Last updated: 21 March 2014
Recent news surrounding Apple’s iOS7 has been focused on the ‘Frequent Locations’ feature of the system which enables Wi-Fi location tracking. The media buzz surrounding the feature is unsurprising given the furore around privacy in recent weeks and months.
However, this tracking feature is hardly hidden by Apple. As The Register’s Bill Ray has correctly highlighted in his recent software blog: you can find this information in Apple’s iOS documentation which states: “If Location Services is on, your device will periodically send the geo-tagged locations of nearby Wi-Fi hotspots and cell towers in an anonymous and encrypted form to Apple, to augment Apple’s crowd-sourced database of Wi-Fi hotspot and cell tower locations.” Unfortunately, this location-tracking fiasco, known to some as Apple’s ‘Locationgate’, is largely drawing attention away from the iOS7 security features that should be the focus of consumers, businesses and banks.
The key features that we should instead be turning our attention to are iOS7’s ‘Activation Lock’, ‘iCloud Keychain’, ‘Game Center’, ‘Safari’s Private Browsing’ , ‘Per App Virtual Private Network (VPN)’, and ‘Default data protection.’ For those unfamiliar with these features, they were well explained in Vinod Yalburgi’s IBT article earlier this summer.
But which feature has most caught our eye?
Given our background in secure authentication, it has to be the iCloud Keychain feature, which can ‘remember your account names, passwords and credit card numbers for you.’ With this feature, your required details will be entered ‘automatically whenever you need to sign in to a site or shop online’, all with ‘256‑bit AES encryption’ to ensure a ‘highly secure’ login. Furthermore, iCloud Keychain works in conjunction with a ‘Password Generator’ which supplies you with (and remembers) a ‘hard-to-guess password’ every time you create an account.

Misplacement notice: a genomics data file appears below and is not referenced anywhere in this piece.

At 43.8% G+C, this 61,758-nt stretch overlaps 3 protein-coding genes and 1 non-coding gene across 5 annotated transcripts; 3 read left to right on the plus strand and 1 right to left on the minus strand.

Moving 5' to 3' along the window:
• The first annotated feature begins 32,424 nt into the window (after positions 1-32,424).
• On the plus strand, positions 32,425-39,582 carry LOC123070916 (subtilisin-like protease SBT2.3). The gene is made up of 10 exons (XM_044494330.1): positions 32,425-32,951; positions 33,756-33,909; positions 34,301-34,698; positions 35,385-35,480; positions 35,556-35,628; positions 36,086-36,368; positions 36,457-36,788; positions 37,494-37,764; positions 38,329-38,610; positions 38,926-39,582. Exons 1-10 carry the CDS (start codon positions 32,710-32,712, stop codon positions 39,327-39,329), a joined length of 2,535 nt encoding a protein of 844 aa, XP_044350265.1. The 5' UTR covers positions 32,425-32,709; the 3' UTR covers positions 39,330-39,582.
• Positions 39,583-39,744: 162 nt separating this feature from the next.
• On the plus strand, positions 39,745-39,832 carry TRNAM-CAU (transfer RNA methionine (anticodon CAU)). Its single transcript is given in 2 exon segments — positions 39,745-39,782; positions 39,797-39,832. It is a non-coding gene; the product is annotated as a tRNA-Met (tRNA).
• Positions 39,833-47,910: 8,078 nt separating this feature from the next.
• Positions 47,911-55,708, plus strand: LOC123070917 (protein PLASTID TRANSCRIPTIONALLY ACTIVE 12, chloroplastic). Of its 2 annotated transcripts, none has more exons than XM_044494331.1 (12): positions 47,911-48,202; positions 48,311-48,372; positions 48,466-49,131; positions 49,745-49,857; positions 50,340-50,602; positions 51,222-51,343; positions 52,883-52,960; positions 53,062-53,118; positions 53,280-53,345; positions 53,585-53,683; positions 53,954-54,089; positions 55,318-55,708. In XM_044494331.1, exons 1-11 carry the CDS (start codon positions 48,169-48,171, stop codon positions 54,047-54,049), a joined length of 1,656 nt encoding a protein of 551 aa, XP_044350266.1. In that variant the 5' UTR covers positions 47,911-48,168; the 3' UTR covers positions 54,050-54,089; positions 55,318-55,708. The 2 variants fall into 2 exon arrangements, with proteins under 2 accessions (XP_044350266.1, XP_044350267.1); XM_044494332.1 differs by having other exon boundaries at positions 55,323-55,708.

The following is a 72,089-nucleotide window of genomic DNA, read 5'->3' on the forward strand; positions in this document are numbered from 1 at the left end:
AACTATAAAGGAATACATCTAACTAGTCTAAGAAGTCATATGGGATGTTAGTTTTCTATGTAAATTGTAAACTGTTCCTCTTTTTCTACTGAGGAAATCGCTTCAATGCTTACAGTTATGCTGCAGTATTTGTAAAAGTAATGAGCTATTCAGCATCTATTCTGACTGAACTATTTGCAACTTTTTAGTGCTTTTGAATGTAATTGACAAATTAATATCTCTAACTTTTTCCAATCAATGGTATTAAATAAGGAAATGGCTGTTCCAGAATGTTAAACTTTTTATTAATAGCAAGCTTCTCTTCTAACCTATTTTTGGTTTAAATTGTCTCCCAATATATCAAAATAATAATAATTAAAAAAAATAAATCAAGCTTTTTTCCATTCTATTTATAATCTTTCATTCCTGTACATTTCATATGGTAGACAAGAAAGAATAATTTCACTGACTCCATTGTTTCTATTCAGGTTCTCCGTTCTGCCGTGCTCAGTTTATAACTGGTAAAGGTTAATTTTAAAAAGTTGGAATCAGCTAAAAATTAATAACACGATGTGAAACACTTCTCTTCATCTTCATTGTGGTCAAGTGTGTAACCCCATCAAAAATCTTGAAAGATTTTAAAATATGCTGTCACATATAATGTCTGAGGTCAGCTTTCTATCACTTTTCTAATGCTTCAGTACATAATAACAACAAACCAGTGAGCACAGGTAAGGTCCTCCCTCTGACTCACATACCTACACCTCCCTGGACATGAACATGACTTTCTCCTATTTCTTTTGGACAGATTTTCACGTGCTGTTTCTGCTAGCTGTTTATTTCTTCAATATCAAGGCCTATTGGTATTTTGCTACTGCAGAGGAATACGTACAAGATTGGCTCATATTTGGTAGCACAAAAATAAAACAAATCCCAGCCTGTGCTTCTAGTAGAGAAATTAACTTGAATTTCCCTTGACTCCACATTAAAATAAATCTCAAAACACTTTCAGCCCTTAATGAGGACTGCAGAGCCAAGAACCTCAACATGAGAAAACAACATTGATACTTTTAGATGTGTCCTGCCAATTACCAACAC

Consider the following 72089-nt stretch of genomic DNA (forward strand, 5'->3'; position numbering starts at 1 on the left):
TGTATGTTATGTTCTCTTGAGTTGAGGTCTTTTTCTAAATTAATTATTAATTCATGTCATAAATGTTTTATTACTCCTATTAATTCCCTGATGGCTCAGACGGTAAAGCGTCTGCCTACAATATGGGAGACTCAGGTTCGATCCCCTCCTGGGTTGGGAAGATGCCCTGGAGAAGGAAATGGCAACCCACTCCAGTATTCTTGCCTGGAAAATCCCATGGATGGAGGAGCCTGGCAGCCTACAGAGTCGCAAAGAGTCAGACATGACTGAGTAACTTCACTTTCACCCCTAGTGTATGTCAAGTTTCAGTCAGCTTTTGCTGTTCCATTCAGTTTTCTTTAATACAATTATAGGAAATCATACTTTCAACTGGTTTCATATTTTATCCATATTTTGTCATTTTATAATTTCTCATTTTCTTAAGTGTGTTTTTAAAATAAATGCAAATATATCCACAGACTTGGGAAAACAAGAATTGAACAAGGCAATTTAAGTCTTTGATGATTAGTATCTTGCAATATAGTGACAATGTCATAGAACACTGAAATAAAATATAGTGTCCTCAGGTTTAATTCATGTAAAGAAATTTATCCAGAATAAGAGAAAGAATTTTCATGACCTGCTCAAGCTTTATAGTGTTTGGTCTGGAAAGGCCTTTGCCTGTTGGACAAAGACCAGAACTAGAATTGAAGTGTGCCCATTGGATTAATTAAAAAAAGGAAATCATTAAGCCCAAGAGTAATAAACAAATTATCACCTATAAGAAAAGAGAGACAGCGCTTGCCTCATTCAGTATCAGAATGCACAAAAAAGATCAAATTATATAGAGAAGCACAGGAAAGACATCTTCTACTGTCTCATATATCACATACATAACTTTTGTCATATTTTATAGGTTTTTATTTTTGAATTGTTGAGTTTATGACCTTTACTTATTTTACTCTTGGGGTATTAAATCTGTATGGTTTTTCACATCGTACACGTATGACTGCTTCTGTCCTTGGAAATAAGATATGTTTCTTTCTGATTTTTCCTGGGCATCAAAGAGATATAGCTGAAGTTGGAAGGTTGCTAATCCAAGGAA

So what must be aware of here?
First of all, we must consider how there is indeed a need for this type of feature in our latest operating systems. Some studies have shown over two thirds of us on the Internet re-use the same password across multiple sites and accounts, which can greatly increase your vulnerability to phishing attacks. However, the most crucial factor we must bear in mind here is whether this Keychain feature is infallible and whether it will be able to withstand the test of modern hackers who seek to bypass secure systems whenever possible.
Time will tell, and we’ll be watching closely.